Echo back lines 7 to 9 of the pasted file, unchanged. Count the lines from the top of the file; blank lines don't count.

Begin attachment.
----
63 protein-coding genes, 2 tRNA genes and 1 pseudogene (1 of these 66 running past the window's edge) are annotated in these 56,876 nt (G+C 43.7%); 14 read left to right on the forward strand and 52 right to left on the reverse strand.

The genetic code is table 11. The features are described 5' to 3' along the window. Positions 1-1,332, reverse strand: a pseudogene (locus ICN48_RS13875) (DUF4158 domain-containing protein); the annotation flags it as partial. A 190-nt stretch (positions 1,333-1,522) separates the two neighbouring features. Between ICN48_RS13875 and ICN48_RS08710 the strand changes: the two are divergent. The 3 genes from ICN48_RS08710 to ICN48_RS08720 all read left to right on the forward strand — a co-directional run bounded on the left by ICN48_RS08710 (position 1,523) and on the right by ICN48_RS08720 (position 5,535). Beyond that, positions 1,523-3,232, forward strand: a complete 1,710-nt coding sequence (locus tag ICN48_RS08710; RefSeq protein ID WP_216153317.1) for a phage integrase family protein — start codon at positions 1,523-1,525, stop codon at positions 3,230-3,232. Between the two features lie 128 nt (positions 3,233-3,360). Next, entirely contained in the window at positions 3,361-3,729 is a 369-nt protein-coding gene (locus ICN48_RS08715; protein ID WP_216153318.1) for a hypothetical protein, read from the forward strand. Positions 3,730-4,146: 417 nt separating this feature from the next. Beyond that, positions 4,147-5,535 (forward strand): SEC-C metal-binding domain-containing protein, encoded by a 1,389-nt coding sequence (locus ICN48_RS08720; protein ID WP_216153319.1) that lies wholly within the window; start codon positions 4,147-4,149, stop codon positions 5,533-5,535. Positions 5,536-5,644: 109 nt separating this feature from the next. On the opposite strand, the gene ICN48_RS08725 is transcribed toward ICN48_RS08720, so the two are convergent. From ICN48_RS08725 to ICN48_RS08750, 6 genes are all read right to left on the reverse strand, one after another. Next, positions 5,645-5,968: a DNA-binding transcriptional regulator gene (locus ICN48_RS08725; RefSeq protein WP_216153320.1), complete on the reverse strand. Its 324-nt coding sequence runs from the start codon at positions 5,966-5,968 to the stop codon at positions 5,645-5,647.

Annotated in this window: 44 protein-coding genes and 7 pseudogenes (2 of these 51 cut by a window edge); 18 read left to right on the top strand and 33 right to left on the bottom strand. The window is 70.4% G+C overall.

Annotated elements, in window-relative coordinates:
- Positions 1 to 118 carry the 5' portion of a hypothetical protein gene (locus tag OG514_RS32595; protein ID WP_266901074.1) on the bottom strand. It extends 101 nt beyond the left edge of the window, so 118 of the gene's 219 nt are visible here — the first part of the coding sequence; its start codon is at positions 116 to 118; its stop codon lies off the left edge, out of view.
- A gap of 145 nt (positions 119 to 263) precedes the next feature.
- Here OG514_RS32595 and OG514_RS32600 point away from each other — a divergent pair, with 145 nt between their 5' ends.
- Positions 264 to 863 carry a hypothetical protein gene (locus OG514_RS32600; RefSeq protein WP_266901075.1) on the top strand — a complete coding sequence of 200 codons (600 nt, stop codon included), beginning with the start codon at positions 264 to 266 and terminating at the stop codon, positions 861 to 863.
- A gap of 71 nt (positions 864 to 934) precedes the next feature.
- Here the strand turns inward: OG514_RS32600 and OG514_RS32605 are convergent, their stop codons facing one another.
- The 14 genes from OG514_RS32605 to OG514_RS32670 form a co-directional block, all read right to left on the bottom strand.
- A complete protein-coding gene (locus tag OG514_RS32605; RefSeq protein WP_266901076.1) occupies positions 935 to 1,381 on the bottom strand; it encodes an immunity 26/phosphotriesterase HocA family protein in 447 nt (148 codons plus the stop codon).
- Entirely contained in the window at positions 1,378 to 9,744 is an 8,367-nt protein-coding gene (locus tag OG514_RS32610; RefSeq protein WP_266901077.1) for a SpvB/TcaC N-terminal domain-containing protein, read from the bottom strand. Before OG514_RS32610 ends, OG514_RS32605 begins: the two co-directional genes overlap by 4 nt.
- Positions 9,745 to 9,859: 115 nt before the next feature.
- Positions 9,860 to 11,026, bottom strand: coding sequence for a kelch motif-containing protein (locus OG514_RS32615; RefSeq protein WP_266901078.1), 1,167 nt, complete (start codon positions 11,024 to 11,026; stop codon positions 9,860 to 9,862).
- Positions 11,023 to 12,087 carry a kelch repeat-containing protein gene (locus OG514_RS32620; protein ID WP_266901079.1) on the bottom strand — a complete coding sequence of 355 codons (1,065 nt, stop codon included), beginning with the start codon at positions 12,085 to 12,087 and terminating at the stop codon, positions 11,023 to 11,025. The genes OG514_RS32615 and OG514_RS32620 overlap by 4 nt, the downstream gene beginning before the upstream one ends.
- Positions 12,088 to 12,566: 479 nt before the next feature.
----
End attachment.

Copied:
- Here OG514_RS32595 and OG514_RS32600 point away from each other — a divergent pair, with 145 nt between their 5' ends.
- Positions 264 to 863 carry a hypothetical protein gene (locus OG514_RS32600; RefSeq protein WP_266901075.1) on the top strand — a complete coding sequence of 200 codons (600 nt, stop codon included), beginning with the start codon at positions 264 to 266 and terminating at the stop codon, positions 861 to 863.
- A gap of 71 nt (positions 864 to 934) precedes the next feature.